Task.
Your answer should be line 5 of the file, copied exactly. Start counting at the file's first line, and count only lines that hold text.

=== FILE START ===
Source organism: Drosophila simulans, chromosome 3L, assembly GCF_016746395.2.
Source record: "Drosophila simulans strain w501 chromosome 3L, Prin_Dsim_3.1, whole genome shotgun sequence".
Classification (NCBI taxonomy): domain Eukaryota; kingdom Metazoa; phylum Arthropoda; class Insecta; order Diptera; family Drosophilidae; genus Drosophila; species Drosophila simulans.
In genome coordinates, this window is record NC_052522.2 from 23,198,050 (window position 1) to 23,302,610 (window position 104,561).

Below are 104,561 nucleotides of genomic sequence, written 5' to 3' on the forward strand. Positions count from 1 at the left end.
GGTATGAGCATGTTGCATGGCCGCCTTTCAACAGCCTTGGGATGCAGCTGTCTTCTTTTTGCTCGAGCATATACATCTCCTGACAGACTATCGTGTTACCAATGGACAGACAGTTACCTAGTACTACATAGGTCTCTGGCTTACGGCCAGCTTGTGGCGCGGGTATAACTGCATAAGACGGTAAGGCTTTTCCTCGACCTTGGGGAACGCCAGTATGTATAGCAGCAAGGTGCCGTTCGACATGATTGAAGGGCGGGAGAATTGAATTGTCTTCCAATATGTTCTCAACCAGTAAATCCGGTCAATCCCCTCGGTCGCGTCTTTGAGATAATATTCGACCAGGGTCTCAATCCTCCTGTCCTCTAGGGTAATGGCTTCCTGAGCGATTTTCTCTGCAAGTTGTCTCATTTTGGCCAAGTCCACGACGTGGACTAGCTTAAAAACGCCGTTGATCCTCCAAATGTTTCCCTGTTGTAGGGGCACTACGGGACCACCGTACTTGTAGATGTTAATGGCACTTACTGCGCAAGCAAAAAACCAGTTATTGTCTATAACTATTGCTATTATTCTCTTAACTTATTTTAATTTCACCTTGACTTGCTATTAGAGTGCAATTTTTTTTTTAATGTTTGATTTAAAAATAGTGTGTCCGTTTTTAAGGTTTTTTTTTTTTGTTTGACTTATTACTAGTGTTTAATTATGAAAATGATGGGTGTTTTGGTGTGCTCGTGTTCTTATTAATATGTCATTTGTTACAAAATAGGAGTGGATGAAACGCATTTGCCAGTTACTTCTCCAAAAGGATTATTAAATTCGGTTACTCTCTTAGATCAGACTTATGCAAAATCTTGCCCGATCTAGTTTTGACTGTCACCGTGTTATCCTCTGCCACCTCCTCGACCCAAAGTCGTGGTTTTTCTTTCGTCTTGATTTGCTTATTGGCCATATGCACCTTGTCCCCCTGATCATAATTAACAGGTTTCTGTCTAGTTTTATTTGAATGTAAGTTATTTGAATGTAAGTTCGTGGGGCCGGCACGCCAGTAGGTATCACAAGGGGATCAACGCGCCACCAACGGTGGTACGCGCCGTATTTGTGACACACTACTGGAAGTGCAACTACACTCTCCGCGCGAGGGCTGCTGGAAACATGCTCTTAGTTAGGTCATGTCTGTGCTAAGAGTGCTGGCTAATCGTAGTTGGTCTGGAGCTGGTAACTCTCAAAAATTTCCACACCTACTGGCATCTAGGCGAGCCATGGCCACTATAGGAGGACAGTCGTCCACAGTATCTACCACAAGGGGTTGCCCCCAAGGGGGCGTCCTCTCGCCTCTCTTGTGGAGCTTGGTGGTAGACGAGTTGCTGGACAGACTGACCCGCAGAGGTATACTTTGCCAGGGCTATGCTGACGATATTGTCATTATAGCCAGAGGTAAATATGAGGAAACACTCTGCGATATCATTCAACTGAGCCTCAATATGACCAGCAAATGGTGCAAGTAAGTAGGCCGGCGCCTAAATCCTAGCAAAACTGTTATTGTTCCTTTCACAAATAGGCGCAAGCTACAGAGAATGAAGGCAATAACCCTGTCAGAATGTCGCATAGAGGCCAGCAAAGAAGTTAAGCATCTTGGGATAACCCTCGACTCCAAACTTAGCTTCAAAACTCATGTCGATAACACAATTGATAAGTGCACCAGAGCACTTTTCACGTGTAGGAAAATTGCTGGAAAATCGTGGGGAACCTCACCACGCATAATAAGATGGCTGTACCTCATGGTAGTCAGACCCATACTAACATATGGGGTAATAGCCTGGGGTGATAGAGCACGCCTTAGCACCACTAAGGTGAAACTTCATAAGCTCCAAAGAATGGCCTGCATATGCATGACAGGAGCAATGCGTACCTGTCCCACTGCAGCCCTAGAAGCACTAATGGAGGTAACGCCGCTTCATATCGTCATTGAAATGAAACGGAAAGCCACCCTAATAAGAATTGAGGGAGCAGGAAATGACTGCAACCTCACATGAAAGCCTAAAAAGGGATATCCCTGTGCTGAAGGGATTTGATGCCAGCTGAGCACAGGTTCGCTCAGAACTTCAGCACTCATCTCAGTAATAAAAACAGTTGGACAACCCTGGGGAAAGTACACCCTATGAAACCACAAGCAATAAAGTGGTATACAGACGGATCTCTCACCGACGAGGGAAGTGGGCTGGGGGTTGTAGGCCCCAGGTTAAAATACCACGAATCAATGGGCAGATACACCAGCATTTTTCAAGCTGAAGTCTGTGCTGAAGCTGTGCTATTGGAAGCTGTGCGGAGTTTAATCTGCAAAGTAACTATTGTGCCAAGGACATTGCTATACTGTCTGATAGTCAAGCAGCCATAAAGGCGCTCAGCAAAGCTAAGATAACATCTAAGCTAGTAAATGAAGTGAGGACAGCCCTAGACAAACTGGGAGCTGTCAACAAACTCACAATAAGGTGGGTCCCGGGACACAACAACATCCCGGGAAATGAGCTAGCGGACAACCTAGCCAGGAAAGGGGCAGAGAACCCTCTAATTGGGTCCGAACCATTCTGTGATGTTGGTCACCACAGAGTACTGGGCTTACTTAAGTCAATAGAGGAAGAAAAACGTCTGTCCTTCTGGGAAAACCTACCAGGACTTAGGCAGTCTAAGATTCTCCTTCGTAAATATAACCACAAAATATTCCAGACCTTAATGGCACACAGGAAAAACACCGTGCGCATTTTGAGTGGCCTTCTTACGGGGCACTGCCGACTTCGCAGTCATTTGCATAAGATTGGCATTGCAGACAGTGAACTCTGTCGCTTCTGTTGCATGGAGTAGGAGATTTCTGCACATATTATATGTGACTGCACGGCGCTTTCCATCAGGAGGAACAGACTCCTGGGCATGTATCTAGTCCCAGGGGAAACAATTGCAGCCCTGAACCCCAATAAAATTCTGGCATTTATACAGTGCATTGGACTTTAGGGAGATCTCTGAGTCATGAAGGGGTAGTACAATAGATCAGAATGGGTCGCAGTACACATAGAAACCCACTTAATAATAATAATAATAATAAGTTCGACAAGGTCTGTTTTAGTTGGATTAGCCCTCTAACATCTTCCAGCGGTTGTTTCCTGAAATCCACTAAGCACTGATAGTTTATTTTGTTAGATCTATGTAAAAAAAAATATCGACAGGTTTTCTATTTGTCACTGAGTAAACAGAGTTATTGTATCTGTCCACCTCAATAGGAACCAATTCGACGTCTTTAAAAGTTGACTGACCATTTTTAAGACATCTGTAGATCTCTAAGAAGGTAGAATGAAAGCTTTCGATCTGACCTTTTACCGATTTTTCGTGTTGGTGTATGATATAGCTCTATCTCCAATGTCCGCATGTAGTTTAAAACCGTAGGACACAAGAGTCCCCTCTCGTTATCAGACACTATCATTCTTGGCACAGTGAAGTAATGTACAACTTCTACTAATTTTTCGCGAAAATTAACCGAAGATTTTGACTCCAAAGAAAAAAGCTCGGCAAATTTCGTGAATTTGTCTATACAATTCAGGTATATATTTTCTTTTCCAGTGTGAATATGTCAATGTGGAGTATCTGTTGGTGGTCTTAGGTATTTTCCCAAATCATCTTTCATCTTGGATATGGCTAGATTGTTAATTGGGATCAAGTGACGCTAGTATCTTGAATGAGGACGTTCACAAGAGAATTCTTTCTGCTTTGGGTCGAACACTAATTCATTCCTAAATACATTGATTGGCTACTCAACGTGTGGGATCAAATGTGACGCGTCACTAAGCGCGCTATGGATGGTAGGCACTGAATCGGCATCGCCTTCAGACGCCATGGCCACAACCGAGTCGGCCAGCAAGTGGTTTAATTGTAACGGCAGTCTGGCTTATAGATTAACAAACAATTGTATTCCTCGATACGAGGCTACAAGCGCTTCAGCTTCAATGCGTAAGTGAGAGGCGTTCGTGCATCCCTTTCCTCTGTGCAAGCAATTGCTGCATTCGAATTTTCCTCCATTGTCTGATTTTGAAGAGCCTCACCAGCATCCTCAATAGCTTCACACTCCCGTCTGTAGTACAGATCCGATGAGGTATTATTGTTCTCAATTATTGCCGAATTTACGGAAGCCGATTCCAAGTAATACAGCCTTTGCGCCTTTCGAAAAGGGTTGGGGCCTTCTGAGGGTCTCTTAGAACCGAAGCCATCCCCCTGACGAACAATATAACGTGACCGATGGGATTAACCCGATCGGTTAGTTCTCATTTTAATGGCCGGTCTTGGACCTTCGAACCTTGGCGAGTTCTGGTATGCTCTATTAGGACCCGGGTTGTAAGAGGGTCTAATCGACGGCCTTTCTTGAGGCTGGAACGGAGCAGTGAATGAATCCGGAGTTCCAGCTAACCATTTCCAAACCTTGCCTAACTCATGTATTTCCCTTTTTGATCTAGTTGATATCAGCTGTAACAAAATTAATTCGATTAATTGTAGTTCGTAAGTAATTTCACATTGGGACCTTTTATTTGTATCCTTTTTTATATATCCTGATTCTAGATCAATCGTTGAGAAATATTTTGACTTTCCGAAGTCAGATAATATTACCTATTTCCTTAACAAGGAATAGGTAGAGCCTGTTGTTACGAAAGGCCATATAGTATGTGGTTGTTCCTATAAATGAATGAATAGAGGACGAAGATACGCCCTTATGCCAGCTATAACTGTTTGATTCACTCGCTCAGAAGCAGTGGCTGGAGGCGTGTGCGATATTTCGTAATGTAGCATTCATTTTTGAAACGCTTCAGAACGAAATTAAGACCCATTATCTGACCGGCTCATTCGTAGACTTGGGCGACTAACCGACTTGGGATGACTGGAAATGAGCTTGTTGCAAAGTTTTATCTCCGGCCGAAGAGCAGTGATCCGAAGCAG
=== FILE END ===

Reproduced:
Below are 104,561 nucleotides of genomic sequence, written 5' to 3' on the forward strand. Positions count from 1 at the left end.